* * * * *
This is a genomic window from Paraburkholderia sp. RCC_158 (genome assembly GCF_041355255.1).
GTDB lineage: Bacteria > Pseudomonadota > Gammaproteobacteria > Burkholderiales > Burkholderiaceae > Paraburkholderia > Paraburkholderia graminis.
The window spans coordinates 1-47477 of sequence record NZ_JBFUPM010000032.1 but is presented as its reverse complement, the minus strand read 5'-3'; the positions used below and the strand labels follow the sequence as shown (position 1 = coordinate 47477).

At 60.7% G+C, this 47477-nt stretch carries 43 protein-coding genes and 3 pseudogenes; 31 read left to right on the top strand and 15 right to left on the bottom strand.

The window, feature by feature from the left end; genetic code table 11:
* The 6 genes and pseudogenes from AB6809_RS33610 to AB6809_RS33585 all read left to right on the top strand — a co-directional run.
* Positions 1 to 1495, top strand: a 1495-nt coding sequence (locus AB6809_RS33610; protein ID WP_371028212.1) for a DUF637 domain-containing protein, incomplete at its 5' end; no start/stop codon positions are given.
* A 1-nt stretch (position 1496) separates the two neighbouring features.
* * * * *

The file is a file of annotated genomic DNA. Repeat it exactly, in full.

This is a genomic window from Paraburkholderia sp. RCC_158 (genome assembly GCF_041355255.1).
GTDB lineage: Bacteria > Pseudomonadota > Gammaproteobacteria > Burkholderiales > Burkholderiaceae > Paraburkholderia > Paraburkholderia graminis.
The window spans coordinates 1-47477 of sequence record NZ_JBFUPM010000032.1 but is presented as its reverse complement, the minus strand read 5'-3'; the positions used below and the strand labels follow the sequence as shown (position 1 = coordinate 47477).

At 60.7% G+C, this 47477-nt stretch carries 43 protein-coding genes and 3 pseudogenes; 31 read left to right on the top strand and 15 right to left on the bottom strand.

The window, feature by feature from the left end; genetic code table 11:
* The 6 genes and pseudogenes from AB6809_RS33610 to AB6809_RS33585 all read left to right on the top strand — a co-directional run.
* Positions 1 to 1495, top strand: a 1495-nt coding sequence (locus AB6809_RS33610; protein ID WP_371028212.1) for a DUF637 domain-containing protein, incomplete at its 5' end; no start/stop codon positions are given.
* A 1-nt stretch (position 1496) separates the two neighbouring features.